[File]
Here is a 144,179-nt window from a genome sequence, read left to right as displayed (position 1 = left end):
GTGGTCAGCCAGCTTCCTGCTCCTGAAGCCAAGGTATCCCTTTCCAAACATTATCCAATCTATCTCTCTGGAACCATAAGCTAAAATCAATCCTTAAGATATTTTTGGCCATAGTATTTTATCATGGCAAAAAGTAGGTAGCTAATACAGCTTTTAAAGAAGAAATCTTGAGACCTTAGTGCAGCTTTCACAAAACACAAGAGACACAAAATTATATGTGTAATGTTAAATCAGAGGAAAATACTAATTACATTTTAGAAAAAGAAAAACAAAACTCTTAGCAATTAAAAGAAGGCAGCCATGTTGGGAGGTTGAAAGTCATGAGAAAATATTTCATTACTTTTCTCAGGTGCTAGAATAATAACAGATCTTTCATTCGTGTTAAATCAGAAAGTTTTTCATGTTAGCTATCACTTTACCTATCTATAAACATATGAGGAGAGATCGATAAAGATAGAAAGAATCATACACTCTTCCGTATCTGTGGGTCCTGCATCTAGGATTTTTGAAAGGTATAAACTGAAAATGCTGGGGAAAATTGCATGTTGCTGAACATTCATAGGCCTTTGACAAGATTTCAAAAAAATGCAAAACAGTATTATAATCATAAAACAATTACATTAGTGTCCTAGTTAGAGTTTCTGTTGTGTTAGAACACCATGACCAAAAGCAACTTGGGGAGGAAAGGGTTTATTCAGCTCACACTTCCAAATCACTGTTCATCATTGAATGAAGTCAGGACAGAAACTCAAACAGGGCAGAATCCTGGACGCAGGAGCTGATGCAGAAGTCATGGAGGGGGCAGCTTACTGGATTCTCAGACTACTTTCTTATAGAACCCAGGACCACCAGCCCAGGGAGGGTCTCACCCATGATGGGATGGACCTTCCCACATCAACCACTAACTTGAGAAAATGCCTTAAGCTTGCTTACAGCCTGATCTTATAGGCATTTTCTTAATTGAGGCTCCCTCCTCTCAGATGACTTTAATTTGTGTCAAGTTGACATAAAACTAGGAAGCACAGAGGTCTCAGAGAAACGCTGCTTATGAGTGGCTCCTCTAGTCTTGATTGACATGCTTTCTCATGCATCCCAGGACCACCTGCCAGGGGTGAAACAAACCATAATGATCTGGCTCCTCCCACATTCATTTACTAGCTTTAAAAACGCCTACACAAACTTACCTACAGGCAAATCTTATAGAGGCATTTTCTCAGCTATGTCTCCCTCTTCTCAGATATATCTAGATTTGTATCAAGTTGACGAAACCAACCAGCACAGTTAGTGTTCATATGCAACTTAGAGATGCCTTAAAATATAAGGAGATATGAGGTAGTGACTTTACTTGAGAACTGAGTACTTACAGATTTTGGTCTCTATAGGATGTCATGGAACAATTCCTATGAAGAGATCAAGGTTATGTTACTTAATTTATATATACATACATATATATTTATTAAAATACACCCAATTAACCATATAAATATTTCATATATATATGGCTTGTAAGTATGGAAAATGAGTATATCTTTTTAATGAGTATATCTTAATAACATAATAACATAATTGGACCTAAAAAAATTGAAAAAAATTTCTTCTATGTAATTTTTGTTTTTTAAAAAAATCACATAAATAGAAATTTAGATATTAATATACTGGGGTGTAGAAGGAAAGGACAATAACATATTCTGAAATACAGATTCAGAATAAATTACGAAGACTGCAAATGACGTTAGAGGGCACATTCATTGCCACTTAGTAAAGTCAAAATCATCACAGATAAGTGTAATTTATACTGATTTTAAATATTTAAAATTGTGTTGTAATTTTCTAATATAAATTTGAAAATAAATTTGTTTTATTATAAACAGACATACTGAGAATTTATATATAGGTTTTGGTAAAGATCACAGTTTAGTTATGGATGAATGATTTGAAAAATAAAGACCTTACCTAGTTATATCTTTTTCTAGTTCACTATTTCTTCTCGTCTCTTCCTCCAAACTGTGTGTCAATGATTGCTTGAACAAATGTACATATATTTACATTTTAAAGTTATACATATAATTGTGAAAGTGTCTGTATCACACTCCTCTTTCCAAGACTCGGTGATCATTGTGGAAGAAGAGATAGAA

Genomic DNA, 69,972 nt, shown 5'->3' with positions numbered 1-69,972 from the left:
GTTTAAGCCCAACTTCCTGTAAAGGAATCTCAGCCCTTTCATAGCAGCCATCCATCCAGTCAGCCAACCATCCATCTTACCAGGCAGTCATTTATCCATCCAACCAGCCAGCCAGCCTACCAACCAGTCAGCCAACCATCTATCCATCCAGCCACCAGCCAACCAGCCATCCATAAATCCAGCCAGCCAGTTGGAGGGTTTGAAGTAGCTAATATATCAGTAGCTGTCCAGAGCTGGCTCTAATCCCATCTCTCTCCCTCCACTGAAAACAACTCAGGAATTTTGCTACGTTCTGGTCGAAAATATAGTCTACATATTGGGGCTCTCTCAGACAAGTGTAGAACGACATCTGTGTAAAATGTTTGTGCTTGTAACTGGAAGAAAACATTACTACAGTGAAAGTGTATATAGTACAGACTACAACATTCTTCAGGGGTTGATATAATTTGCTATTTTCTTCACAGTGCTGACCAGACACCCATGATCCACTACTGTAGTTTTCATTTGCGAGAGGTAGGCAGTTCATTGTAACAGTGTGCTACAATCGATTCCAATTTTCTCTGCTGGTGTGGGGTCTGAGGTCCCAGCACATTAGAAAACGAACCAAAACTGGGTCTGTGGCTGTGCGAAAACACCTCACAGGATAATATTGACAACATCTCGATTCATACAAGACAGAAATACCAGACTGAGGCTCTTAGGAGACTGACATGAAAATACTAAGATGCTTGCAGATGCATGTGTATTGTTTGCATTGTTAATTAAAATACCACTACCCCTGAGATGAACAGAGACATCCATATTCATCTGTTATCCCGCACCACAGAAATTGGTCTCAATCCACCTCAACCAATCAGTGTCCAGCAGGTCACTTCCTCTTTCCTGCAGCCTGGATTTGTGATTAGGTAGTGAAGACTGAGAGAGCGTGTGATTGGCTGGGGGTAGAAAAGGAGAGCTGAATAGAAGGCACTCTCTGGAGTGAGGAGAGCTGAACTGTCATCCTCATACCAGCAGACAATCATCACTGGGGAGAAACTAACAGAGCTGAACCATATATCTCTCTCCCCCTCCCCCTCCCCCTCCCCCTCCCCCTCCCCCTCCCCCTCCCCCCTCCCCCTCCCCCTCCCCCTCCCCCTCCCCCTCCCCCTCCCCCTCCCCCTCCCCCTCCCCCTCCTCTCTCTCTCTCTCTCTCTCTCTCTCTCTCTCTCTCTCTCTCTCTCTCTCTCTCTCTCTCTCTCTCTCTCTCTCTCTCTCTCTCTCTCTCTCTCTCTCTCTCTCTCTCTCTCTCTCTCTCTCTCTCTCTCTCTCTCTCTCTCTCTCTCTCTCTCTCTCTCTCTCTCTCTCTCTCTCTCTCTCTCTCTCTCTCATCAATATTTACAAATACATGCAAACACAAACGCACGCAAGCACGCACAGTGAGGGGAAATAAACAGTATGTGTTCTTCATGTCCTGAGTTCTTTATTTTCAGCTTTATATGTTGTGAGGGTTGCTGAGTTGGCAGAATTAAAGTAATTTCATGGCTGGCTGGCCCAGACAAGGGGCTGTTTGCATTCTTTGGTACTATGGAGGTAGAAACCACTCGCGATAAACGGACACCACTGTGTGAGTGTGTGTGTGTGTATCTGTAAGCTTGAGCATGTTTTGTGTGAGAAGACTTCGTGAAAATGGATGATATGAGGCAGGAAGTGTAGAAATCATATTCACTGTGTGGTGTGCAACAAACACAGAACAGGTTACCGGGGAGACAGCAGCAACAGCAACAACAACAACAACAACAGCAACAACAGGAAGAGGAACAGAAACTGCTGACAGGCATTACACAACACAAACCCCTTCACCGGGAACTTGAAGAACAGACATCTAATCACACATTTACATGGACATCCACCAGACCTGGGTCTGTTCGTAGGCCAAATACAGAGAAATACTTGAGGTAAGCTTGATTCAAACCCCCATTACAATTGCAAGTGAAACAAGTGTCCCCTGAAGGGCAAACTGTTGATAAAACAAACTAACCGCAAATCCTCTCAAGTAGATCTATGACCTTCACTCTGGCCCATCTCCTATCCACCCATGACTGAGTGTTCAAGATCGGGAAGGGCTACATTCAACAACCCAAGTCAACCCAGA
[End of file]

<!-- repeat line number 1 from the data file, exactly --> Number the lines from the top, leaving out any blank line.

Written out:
Here is a 144,179-nt window from a genome sequence, read left to right as displayed (position 1 = left end):